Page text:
The federal government last week awarded a $90 million contract to Microsoft Corp. to provide the Department of Homeland Security with desktop and server software.
The move could send a signal to enterprises and other software vendors that the government is happy with Microsofts progress in improving the security of its software. As part of the National Strategy to Secure Cyberspace, which the Bush administration unveiled last year, officials in all agencies of the federal government are supposed to be using their purchasing power to pressure vendors into producing more secure software.
The message is meant to be: Make better software, or well take our business elsewhere. Microsoft, of Redmond, Wash., has apparently received that message. It has begun a companywide initiative to upgrade the security of its software and has put its Windows 2000 operating system through the governments stringent Common Criteria certification process.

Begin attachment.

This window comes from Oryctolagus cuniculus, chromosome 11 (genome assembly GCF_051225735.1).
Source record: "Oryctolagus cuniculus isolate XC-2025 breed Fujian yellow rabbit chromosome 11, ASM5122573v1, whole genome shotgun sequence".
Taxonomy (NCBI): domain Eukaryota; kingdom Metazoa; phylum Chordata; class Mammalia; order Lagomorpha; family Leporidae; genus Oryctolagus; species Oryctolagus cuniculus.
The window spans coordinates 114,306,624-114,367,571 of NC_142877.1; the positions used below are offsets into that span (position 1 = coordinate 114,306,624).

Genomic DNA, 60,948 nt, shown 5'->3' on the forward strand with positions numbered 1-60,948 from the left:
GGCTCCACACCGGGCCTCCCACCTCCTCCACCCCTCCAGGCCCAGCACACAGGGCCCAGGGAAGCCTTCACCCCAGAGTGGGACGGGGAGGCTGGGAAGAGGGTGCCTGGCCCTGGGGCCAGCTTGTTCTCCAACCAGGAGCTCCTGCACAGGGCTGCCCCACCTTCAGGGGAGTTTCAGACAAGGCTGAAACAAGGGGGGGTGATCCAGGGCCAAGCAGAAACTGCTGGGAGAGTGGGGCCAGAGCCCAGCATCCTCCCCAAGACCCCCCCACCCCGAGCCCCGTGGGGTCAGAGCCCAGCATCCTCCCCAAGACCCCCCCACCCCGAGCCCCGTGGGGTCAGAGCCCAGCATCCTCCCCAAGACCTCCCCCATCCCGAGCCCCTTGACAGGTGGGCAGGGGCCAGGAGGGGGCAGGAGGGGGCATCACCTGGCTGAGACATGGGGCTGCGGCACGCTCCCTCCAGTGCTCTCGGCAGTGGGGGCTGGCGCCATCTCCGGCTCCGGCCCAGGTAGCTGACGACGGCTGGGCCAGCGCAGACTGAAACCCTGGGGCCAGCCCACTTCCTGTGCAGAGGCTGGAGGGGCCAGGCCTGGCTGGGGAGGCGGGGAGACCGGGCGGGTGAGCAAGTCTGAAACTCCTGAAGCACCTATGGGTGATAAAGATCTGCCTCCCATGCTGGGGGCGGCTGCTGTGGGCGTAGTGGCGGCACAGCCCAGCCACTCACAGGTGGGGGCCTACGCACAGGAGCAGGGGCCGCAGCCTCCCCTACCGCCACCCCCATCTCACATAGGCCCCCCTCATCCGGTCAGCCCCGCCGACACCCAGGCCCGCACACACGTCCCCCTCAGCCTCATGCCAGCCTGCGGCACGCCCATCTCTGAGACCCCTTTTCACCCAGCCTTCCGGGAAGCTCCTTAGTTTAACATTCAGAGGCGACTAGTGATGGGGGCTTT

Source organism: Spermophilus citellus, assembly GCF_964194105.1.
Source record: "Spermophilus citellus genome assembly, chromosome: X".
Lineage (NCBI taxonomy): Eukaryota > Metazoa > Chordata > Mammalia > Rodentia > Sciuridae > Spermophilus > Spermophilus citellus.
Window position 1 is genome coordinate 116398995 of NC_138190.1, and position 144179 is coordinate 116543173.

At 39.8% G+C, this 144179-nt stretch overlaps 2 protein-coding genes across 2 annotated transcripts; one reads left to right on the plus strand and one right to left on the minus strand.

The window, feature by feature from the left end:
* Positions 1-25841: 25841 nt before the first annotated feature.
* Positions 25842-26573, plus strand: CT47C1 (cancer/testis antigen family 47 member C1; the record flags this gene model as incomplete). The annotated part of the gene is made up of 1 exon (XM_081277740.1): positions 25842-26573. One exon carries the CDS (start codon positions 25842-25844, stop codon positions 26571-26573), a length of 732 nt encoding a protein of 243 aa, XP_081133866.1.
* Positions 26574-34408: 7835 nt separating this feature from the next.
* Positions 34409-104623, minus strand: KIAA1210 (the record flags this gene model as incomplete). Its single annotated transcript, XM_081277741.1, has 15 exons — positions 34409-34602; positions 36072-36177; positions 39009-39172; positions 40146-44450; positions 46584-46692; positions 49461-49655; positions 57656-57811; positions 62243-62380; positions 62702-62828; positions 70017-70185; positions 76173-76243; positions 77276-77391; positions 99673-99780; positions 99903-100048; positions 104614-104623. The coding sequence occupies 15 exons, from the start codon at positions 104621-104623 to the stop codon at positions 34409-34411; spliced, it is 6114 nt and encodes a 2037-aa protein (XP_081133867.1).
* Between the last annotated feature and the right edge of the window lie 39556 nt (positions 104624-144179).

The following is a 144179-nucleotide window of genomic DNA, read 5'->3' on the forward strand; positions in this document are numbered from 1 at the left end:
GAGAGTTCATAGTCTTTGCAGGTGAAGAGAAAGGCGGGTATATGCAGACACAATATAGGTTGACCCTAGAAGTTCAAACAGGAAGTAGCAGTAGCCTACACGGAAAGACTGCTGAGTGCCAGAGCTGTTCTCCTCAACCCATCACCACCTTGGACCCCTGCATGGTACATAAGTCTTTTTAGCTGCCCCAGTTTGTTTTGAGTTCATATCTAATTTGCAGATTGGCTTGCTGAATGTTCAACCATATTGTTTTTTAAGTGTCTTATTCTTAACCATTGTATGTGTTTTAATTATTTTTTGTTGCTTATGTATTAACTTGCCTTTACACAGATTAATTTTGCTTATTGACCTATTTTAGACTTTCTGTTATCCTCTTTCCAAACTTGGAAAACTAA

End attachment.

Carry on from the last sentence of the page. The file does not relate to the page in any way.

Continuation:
The five-year contract establishes Microsoft as the primary technology provider to DHS and consolidates existing Microsoft contracts at the federal agencies that were incorporated into the new department.
The agreement covers approximately 140,000 desktops, which will include standard configuration, Windows XP, Microsoft Office Professional and Core Client Access licenses. According to the department, it will provide for a more standard computing environment and reduce deployment, implementation and maintenance costs.
Some security industry observers say the contract could give the department and the government in general a way to influence Microsofts security policies from close range.
"Now that they have the contract, they can maybe use it to influence Microsoft to configure its software more securely," said Mark Rasch, senior vice president and chief security counsel at Solutionary Inc., in Omaha, Neb. "Theres always a trade-off in terms of functionality, but [the government] has talked a lot about leading by example. Heres their chance."
Besides, Rasch said, the DHS really didnt have many other options for this purchase.
"Were they going to go out and buy Linux? I dont think so," Rasch said.